Plastic mulching (PM) is widely used in modern agriculture because of its advantageous effects on soil temperature and water conservation, factors which strongly influence the microbiology of the soil. The aim of this study was to assess the effect of PM on mycotoxin occurrence in relation with mycobiome abundance/diversity and soil physicochemical properties. Soil samples were collected from green (GA) and white asparagus (WA) crops, the last under PM. Both crops were cultivated in a ridge-furrow-ridge system without irrigation. Samples were analyzed for mycotoxin occurrence via liquid chromatography coupled to high-resolution mass spectrometry (LC-HRMS). Total colony-forming unit was indicative of mycobiome abundance, and analysis of mycobiome diversity was performed by internal transcribed spacer (ITS) sequencing. PM avoided the drop of soil temperature in winter and allowed higher soil temperature in early spring compared to non-covered soil. Moreover, the use of PM provided controlled conditions for water content in soil. This was enough to generate a dissimilar mycotoxin occurrence and mycobiome diversity/abundance in covered and non-covered soil. Mycotoxin soil contamination was confirmed for deoxynivalenol (DON), range LOD to 32.1 ng/g (LOD = 1.1 ng/g). The DON values were higher under PM (average 16.9 ± 10.1 ng/g) than in non-covered soil (9.1 ± 7.9 ng/g); however, this difference was not statically significant (p = 0.09). Mycobiome analysis showed a fungal compartment up to fivefold higher in soil under PM compared to GA. The diversity of the mycobiome varied between crops and also along the soil column, with an important dominance of Fusarium species at the root zone in covered soils.

  13. Effect of plastic mulching on mycotoxin occurrence and mycobiome abundance in soil samples from asparagus crops.

    PubMed

    Muñoz, K; Schmidt-Heydt, M; Stoll, D; Diehl, D; Ziegler, J; Geisen, R; Schaumann, G E

    2015-11-01

    Plastic mulching (PM) is widely used in modern agriculture because of its advantageous effects on soil temperature and water conservation, factors which strongly influence the microbiology of the soil. The aim of this study was to assess the effect of PM on mycotoxin occurrence in relation with mycobiome abundance/diversity and soil physicochemical properties. Soil samples were collected from green (GA) and white asparagus (WA) crops, the last under PM. Both crops were cultivated in a ridge-furrow-ridge system without irrigation. Samples were analyzed for mycotoxin occurrence via liquid chromatography coupled to high-resolution mass spectrometry (LC-HRMS). Total colony-forming unit was indicative of mycobiome abundance, and analysis of mycobiome diversity was performed by internal transcribed spacer (ITS) sequencing. PM avoided the drop of soil temperature in winter and allowed higher soil temperature in early spring compared to non-covered soil. Moreover, the use of PM provided controlled conditions for water content in soil. This was enough to generate a dissimilar mycotoxin occurrence and mycobiome diversity/abundance in covered and non-covered soil. Mycotoxin soil contamination was confirmed for deoxynivalenol (DON), range LOD to 32.1 ng/g (LOD = 1.1 ng/g). The DON values were higher under PM (average 16.9 ± 10.1 ng/g) than in non-covered soil (9.1 ± 7.9 ng/g); however, this difference was not statically significant (p = 0.09). Mycobiome analysis showed a fungal compartment up to fivefold higher in soil under PM compared to GA. The diversity of the mycobiome varied between crops and also along the soil column, with an important dominance of Fusarium species at the root zone in covered soils. PMID:26412448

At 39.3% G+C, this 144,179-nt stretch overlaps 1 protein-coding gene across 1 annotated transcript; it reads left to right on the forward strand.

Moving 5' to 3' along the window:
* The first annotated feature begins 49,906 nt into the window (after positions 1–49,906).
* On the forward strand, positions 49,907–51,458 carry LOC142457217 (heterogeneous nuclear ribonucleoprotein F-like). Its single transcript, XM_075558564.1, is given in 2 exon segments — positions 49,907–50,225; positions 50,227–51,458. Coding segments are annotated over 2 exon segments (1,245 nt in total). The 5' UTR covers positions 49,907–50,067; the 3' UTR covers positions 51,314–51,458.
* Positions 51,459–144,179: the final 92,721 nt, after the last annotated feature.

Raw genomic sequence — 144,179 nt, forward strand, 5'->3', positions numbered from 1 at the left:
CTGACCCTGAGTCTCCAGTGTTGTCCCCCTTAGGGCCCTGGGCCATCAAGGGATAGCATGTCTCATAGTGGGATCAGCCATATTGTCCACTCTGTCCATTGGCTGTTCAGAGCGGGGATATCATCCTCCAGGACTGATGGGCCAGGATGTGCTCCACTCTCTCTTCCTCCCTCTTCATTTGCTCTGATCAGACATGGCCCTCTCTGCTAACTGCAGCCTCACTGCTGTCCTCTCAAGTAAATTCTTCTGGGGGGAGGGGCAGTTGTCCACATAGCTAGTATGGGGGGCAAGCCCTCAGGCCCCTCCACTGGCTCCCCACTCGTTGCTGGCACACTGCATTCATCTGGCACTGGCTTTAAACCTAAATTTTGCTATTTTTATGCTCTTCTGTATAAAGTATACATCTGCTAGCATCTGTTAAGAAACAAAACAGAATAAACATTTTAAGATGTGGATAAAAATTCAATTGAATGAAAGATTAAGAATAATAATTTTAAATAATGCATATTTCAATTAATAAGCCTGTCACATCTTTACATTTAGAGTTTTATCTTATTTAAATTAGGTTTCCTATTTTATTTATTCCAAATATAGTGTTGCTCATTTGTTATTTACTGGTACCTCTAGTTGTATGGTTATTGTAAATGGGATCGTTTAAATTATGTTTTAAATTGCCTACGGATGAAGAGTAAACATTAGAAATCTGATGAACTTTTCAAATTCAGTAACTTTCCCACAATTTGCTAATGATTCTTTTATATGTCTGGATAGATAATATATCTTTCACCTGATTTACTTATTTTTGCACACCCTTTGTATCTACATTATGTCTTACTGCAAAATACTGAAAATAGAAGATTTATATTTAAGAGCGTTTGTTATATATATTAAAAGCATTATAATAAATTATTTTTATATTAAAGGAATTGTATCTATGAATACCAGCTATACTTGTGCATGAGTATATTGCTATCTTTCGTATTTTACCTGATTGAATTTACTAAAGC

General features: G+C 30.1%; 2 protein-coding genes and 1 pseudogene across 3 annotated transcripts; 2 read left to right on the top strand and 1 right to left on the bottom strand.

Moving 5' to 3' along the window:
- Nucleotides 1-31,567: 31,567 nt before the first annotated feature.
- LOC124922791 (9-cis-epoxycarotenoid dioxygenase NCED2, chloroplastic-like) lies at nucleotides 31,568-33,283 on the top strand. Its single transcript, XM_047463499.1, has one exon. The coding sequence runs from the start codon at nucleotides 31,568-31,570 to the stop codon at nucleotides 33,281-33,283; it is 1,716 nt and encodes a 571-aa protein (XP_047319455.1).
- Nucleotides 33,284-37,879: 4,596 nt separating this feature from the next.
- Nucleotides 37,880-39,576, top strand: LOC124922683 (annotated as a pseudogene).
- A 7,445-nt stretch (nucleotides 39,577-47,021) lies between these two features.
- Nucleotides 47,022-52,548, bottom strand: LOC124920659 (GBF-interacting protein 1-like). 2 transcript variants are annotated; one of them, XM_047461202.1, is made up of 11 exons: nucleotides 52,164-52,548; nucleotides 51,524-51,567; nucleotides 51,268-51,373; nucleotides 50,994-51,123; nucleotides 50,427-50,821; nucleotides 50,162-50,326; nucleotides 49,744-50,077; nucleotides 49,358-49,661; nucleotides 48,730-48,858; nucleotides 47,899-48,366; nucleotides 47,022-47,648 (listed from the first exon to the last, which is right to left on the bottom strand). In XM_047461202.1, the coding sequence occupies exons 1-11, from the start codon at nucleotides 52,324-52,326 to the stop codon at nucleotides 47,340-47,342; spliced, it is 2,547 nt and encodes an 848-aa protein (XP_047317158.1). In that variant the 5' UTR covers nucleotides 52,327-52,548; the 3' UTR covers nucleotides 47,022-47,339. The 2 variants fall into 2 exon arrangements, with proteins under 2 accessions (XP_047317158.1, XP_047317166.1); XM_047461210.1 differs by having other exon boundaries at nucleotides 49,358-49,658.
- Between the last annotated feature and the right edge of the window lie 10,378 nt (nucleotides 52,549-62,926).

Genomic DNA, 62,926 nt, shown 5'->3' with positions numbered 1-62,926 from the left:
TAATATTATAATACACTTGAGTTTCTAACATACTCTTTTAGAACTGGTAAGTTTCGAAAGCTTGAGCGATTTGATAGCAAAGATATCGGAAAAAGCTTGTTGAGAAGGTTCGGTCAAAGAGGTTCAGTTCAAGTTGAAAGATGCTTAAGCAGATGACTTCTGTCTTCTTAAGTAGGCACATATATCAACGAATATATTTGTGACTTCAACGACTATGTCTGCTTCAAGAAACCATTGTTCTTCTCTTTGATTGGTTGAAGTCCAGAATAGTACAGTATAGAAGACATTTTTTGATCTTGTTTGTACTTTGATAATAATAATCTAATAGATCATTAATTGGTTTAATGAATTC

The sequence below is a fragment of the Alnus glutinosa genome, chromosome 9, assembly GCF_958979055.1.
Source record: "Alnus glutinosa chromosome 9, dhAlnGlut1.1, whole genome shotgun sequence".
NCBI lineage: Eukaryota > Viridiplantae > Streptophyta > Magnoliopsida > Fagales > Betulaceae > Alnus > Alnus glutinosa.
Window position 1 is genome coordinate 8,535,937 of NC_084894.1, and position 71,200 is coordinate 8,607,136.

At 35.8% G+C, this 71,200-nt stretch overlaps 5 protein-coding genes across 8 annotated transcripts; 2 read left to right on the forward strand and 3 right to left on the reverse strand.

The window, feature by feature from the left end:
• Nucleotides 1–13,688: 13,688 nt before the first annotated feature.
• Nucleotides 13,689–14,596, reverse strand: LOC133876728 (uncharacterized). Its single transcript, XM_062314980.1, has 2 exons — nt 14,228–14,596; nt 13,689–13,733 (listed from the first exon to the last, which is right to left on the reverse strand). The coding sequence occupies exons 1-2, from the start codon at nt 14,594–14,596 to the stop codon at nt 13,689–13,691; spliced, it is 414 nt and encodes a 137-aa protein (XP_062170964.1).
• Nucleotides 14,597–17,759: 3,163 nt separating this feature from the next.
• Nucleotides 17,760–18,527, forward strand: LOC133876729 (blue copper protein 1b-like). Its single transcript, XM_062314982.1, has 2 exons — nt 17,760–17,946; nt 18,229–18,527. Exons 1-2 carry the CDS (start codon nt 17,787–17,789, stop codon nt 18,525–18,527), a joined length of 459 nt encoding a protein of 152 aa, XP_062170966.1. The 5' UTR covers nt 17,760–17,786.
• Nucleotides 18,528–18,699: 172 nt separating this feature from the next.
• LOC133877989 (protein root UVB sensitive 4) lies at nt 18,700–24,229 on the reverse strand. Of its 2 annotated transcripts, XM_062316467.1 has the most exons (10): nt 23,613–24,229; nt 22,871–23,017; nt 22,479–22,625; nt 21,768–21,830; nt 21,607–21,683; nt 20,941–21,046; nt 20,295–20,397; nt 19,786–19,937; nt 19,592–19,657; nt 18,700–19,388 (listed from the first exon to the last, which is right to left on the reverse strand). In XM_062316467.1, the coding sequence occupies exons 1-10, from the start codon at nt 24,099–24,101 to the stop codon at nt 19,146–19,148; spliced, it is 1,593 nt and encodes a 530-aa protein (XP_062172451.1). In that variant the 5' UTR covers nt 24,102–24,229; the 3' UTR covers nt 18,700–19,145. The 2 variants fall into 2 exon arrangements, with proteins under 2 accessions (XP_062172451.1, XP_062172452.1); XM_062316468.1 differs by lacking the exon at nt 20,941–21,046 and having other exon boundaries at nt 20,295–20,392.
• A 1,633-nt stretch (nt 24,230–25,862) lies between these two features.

14. Non-growing season nitrous oxide fluxes from agricultural soils

    NASA Astrophysics Data System (ADS)

    Kariyapperuma Athukoralage, Kumudinie

    A two-year field experiment was conducted at the Arkell Research Station, Ontario, Canada to evaluate composting as a mitigation strategy for greenhouse gases (GHGs). The objectives were to quantify and compare non-growing season nitrous oxide (N2O) fluxes from agricultural soils after fall manure application of composted and untreated liquid swine manure. Nitrous oxide fluxes were measured using a micrometeorological method. Compared to untreated liquid swine manure (LSM), composted swine manure (CSM) resulted in 57% reduction of soil N2O emissions during February to April in 2005, but emissions during the same period in 2006 were not affected by treatments. This effect was related to fall and winter weather conditions with the significant reduction occurring in the year when soil freezing was more pronounced. The DNDC (DeNitrification-DeComposition) model was tested against data measured during the non-growing seasons from 2000 to 2004, for farming with conventional management at the Elora Research Station, Ontario, Canada. The objective was to assess the ability of the DNDC model to simulate non-growing season N2O fluxes from soils in southwestern Ontario. Comparison between model-simulated and measured data indicated that background fluxes were relatively well predicted. The spring thaw N2O flux event was correctly timed by the DNDC model, but was smaller than the measured spring thaw event. Though there was no N2O emission event measured in early May, the DNDC model predicted a large event, simultaneous with the physical release of predicted ice-trapped N2O. Removing the large and late predicted emission peak and increasing the contribution of newly produced N2O due to denitrification to the early spring thaw event were proposed. Three data sets from studies conducted in Ontario, Canada were used to estimate and compare the overall GHG (N2O and methane) emissions from LSM and CSM. Compared to LSM storage, the composting process reduced GHG emissions by 35% (CO